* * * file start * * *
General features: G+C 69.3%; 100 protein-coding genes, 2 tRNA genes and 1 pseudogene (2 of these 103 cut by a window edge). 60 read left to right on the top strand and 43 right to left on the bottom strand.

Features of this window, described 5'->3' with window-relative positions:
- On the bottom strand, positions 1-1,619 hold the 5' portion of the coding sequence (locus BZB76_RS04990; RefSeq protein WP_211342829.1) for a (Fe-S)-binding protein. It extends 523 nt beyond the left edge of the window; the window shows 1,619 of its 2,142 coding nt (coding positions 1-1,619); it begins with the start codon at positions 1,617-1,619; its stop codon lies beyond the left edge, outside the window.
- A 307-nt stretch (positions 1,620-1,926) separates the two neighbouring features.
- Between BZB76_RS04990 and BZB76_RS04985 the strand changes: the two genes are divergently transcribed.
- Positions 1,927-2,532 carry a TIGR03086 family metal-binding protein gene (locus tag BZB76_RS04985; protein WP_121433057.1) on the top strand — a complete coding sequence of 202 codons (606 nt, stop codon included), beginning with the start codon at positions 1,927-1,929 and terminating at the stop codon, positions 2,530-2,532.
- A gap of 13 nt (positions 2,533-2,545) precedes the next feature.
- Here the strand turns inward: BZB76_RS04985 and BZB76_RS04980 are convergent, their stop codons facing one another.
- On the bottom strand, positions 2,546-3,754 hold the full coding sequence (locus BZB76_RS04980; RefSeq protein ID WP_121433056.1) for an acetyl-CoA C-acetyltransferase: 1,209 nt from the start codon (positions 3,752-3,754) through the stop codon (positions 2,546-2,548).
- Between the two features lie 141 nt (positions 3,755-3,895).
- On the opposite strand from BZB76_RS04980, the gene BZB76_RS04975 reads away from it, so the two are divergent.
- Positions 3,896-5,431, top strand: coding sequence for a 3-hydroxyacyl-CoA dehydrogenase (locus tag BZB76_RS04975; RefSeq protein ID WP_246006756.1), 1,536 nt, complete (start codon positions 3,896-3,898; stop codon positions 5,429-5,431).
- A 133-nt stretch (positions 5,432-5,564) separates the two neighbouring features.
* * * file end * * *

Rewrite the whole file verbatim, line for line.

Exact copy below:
General features: G+C 69.3%; 100 protein-coding genes, 2 tRNA genes and 1 pseudogene (2 of these 103 cut by a window edge). 60 read left to right on the top strand and 43 right to left on the bottom strand.

Features of this window, described 5'->3' with window-relative positions:
- On the bottom strand, positions 1-1,619 hold the 5' portion of the coding sequence (locus BZB76_RS04990; RefSeq protein WP_211342829.1) for a (Fe-S)-binding protein. It extends 523 nt beyond the left edge of the window; the window shows 1,619 of its 2,142 coding nt (coding positions 1-1,619); it begins with the start codon at positions 1,617-1,619; its stop codon lies beyond the left edge, outside the window.
- A 307-nt stretch (positions 1,620-1,926) separates the two neighbouring features.
- Between BZB76_RS04990 and BZB76_RS04985 the strand changes: the two genes are divergently transcribed.
- Positions 1,927-2,532 carry a TIGR03086 family metal-binding protein gene (locus tag BZB76_RS04985; protein WP_121433057.1) on the top strand — a complete coding sequence of 202 codons (606 nt, stop codon included), beginning with the start codon at positions 1,927-1,929 and terminating at the stop codon, positions 2,530-2,532.
- A gap of 13 nt (positions 2,533-2,545) precedes the next feature.
- Here the strand turns inward: BZB76_RS04985 and BZB76_RS04980 are convergent, their stop codons facing one another.
- On the bottom strand, positions 2,546-3,754 hold the full coding sequence (locus BZB76_RS04980; RefSeq protein ID WP_121433056.1) for an acetyl-CoA C-acetyltransferase: 1,209 nt from the start codon (positions 3,752-3,754) through the stop codon (positions 2,546-2,548).
- Between the two features lie 141 nt (positions 3,755-3,895).
- On the opposite strand from BZB76_RS04980, the gene BZB76_RS04975 reads away from it, so the two are divergent.
- Positions 3,896-5,431, top strand: coding sequence for a 3-hydroxyacyl-CoA dehydrogenase (locus tag BZB76_RS04975; RefSeq protein ID WP_246006756.1), 1,536 nt, complete (start codon positions 3,896-3,898; stop codon positions 5,429-5,431).
- A 133-nt stretch (positions 5,432-5,564) separates the two neighbouring features.